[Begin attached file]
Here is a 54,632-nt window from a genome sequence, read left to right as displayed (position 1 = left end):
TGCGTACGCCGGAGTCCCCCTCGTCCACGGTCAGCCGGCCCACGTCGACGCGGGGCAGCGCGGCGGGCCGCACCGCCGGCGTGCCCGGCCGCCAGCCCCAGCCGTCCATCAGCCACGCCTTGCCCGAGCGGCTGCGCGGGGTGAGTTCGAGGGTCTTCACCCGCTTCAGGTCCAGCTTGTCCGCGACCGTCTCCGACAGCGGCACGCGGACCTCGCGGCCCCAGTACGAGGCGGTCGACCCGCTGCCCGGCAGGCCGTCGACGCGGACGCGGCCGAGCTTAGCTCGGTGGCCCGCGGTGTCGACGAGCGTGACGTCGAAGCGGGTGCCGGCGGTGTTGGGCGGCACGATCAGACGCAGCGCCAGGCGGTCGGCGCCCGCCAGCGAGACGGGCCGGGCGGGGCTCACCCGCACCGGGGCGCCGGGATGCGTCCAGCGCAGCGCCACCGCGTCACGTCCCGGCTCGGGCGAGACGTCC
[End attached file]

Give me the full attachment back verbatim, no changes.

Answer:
Here is a 54,632-nt window from a genome sequence, read left to right as displayed (position 1 = left end):
TGCGTACGCCGGAGTCCCCCTCGTCCACGGTCAGCCGGCCCACGTCGACGCGGGGCAGCGCGGCGGGCCGCACCGCCGGCGTGCCCGGCCGCCAGCCCCAGCCGTCCATCAGCCACGCCTTGCCCGAGCGGCTGCGCGGGGTGAGTTCGAGGGTCTTCACCCGCTTCAGGTCCAGCTTGTCCGCGACCGTCTCCGACAGCGGCACGCGGACCTCGCGGCCCCAGTACGAGGCGGTCGACCCGCTGCCCGGCAGGCCGTCGACGCGGACGCGGCCGAGCTTAGCTCGGTGGCCCGCGGTGTCGACGAGCGTGACGTCGAAGCGGGTGCCGGCGGTGTTGGGCGGCACGATCAGACGCAGCGCCAGGCGGTCGGCGCCCGCCAGCGAGACGGGCCGGGCGGGGCTCACCCGCACCGGGGCGCCGGGATGCGTCCAGCGCAGCGCCACCGCGTCACGTCCCGGCTCGGGCGAGACGTCC